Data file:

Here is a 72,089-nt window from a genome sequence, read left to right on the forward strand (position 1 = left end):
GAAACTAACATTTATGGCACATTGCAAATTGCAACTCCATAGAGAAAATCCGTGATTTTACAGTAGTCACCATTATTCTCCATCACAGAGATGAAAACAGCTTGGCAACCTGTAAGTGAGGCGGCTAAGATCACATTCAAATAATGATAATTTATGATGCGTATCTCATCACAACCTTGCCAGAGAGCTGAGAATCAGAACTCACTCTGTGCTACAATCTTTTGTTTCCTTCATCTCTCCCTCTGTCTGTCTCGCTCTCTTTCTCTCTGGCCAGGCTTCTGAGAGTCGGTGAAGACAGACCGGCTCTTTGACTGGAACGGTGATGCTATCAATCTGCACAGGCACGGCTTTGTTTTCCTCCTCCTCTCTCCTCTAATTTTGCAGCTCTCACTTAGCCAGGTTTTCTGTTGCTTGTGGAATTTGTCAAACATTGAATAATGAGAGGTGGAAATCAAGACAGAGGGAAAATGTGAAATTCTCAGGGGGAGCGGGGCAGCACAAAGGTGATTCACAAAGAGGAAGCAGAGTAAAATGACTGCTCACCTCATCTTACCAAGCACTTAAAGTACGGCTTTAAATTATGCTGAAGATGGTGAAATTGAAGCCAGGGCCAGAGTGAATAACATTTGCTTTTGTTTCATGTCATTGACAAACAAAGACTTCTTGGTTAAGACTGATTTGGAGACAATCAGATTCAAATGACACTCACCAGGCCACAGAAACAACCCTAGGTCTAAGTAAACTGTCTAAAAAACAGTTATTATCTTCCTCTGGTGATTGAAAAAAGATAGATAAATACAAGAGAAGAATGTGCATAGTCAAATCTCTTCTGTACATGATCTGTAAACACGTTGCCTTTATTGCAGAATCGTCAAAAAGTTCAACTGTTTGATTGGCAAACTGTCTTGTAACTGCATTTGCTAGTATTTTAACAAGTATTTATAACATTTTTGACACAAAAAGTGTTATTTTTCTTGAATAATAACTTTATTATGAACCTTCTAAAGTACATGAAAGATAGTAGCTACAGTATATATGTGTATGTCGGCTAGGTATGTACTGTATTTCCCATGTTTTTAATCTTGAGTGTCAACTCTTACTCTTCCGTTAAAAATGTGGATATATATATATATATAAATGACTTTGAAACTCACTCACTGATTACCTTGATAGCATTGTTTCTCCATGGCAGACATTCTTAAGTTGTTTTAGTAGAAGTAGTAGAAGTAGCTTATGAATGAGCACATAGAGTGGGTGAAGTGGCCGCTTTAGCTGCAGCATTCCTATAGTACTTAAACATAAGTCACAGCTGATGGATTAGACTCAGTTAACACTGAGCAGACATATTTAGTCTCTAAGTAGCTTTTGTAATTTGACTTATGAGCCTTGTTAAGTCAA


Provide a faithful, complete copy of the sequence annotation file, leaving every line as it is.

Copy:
Here is a 72,089-nt window from a genome sequence, read left to right on the forward strand (position 1 = left end):
GAAACTAACATTTATGGCACATTGCAAATTGCAACTCCATAGAGAAAATCCGTGATTTTACAGTAGTCACCATTATTCTCCATCACAGAGATGAAAACAGCTTGGCAACCTGTAAGTGAGGCGGCTAAGATCACATTCAAATAATGATAATTTATGATGCGTATCTCATCACAACCTTGCCAGAGAGCTGAGAATCAGAACTCACTCTGTGCTACAATCTTTTGTTTCCTTCATCTCTCCCTCTGTCTGTCTCGCTCTCTTTCTCTCTGGCCAGGCTTCTGAGAGTCGGTGAAGACAGACCGGCTCTTTGACTGGAACGGTGATGCTATCAATCTGCACAGGCACGGCTTTGTTTTCCTCCTCCTCTCTCCTCTAATTTTGCAGCTCTCACTTAGCCAGGTTTTCTGTTGCTTGTGGAATTTGTCAAACATTGAATAATGAGAGGTGGAAATCAAGACAGAGGGAAAATGTGAAATTCTCAGGGGGAGCGGGGCAGCACAAAGGTGATTCACAAAGAGGAAGCAGAGTAAAATGACTGCTCACCTCATCTTACCAAGCACTTAAAGTACGGCTTTAAATTATGCTGAAGATGGTGAAATTGAAGCCAGGGCCAGAGTGAATAACATTTGCTTTTGTTTCATGTCATTGACAAACAAAGACTTCTTGGTTAAGACTGATTTGGAGACAATCAGATTCAAATGACACTCACCAGGCCACAGAAACAACCCTAGGTCTAAGTAAACTGTCTAAAAAACAGTTATTATCTTCCTCTGGTGATTGAAAAAAGATAGATAAATACAAGAGAAGAATGTGCATAGTCAAATCTCTTCTGTACATGATCTGTAAACACGTTGCCTTTATTGCAGAATCGTCAAAAAGTTCAACTGTTTGATTGGCAAACTGTCTTGTAACTGCATTTGCTAGTATTTTAACAAGTATTTATAACATTTTTGACACAAAAAGTGTTATTTTTCTTGAATAATAACTTTATTATGAACCTTCTAAAGTACATGAAAGATAGTAGCTACAGTATATATGTGTATGTCGGCTAGGTATGTACTGTATTTCCCATGTTTTTAATCTTGAGTGTCAACTCTTACTCTTCCGTTAAAAATGTGGATATATATATATATATAAATGACTTTGAAACTCACTCACTGATTACCTTGATAGCATTGTTTCTCCATGGCAGACATTCTTAAGTTGTTTTAGTAGAAGTAGTAGAAGTAGCTTATGAATGAGCACATAGAGTGGGTGAAGTGGCCGCTTTAGCTGCAGCATTCCTATAGTACTTAAACATAAGTCACAGCTGATGGATTAGACTCAGTTAACACTGAGCAGACATATTTAGTCTCTAAGTAGCTTTTGTAATTTGACTTATGAGCCTTGTTAAGTCAA